News Feed lets you filter the media content you see in your News Feed. Just click the down arrow next to the News Feed label and choose what you want to display - "All", or only some particular type of content.
From the top page of FaceLeft (which you can always access from any other page by clicking the FaceLeft graphic in the upper left), click "Media" in the left hand menu.
You will see a list of media sources in the middle viewing area, if you are on the "Browse Media" tab, at the top, and you can choose to follow any one of them - and as many as you want - just by clicking the link "Follow" that appears with each.
Another option is to click the name of the media source - which is itself a link. If you do that, you will see the feed from just that source. This is a very useful tool, if you like to keep up with many sources. Having them all flow into your feed area might be overwhelming. Doing it this way, keeps even huge volumes of content nice and orderly.
The items listed in Browse Media have two origins. The hosts of FaceLeft have put a number of sources for your quick and easy use. But, as well, FaceLeft members can add items they wish to follow, which are not already listed, and, these too, thereafter, appear on this page. A feature soon to arrive is that the feeds will be listed in order of their number of subscribers.
If you click the tab labelled "My Media," at the top, you will see only those media you have clicked to follow. You can always remove one, if you so desire - just by clicking to stop following it.
The content from any and all feeds you choose to follow will appear when you choose "News Feed," in the left hand menu of the top page, and then you chose, in the middle area, using the downward pointing arrow next the the Large News Feed Heading, either "All" or just "Media." This displays your media content. Typically, sources provide a link and brief description. You click it, to see the article in full. If you try it, step by step, you will see that it is quite simple.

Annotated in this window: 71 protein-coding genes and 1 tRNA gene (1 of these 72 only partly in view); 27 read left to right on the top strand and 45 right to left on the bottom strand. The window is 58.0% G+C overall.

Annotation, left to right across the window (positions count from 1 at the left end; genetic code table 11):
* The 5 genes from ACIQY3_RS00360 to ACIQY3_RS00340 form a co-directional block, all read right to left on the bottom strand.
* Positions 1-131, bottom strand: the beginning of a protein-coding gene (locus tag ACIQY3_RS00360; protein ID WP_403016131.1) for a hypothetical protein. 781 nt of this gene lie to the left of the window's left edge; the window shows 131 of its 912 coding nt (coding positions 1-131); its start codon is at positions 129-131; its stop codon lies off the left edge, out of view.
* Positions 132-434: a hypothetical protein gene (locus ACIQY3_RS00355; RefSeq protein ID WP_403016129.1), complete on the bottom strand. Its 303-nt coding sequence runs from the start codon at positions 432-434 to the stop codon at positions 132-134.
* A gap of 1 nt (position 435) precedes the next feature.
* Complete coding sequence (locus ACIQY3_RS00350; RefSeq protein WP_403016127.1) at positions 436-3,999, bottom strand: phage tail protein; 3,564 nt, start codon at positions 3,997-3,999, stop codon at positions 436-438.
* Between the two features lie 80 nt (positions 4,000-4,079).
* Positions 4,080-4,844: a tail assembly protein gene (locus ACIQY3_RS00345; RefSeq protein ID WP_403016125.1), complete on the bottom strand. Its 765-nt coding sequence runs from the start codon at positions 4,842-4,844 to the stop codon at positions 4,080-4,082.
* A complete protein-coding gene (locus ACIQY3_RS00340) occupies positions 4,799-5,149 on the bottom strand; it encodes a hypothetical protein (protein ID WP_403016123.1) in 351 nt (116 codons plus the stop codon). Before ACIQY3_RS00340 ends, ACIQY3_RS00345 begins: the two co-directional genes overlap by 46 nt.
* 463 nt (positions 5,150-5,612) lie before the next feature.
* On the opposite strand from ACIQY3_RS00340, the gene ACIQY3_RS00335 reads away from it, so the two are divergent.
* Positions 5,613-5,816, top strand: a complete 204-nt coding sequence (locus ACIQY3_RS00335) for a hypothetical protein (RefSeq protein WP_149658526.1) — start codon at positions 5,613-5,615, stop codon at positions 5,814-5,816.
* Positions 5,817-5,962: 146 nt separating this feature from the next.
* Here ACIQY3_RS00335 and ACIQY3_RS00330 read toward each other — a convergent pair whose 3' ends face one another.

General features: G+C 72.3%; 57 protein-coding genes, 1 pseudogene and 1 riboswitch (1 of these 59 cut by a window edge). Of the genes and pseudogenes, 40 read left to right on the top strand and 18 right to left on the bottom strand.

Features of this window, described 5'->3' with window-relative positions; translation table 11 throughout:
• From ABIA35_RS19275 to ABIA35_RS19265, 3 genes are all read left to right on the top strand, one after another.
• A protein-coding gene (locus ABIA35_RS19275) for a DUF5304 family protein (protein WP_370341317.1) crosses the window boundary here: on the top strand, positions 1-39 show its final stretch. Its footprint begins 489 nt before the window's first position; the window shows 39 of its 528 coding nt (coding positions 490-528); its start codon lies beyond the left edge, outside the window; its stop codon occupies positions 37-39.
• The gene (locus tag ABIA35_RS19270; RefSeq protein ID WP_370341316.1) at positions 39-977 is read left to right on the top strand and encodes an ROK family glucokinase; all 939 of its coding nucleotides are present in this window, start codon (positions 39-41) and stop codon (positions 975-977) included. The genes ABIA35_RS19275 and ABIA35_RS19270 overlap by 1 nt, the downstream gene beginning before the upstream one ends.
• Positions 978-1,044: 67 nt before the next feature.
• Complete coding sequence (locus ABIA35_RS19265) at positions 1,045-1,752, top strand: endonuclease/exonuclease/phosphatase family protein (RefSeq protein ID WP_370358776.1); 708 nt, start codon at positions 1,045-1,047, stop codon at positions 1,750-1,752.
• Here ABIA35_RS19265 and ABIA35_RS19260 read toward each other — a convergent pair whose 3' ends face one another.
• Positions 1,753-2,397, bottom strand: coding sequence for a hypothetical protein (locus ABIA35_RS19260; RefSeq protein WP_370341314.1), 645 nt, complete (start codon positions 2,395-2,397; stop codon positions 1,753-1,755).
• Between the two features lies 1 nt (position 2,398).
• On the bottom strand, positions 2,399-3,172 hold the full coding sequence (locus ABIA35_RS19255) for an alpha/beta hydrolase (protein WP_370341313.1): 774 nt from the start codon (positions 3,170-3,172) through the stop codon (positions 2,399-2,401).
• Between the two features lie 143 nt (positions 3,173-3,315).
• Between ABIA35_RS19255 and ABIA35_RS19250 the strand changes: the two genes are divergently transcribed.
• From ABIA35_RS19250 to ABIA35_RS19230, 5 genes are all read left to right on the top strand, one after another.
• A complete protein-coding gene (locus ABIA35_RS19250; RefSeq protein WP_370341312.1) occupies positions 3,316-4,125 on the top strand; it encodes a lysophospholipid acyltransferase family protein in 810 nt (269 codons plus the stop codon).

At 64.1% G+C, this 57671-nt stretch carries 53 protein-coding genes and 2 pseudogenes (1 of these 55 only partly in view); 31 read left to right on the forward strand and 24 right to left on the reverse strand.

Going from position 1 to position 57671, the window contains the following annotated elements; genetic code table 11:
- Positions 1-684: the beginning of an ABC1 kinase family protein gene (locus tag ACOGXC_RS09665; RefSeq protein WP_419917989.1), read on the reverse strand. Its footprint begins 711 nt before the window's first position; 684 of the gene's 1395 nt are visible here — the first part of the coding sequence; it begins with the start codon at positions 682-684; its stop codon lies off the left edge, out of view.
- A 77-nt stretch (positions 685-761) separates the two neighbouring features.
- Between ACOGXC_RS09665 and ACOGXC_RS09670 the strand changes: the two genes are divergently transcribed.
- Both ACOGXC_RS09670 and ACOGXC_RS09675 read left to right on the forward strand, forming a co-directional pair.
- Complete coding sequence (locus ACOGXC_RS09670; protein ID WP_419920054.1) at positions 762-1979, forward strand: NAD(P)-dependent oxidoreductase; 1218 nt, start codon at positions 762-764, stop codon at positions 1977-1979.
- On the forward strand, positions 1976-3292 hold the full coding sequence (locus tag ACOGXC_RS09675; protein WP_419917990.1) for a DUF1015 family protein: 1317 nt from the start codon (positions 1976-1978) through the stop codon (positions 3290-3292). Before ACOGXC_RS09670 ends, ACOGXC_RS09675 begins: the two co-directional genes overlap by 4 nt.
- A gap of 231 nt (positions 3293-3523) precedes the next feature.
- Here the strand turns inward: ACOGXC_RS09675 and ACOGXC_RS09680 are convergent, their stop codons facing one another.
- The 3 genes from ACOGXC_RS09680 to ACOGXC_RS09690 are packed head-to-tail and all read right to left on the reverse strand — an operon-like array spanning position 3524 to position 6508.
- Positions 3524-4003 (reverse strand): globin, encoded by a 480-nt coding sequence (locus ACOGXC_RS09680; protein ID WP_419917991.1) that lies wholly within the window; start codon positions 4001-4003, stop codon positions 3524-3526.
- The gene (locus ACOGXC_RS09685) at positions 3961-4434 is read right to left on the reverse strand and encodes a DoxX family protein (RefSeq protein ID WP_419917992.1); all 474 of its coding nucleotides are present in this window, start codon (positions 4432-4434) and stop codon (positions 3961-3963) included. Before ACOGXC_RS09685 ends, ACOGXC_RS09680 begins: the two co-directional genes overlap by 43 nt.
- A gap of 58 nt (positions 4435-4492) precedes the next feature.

A blog is another name for an essay. If you click "Blog" in the top page left menu, you will be taken to your blog page. If you click create a blog, in the upper right, you will be able to post one using the form that appears. This will not only appear in your display, as you will see it and as others can see it if they click to visit your profile page, but also it will flow to all your contacts, and appear, as well, in their NewsFeed when they filter for blogs by contacts, or just look at everything.
Commenting On a Blog, as on anything else, occurs by clicking the appropriate link below each blog post. All comments, at all times, need to be civil. Violations will not be permitted to persist. Comments also go to Contacts, and to the blog author, and to your profile page.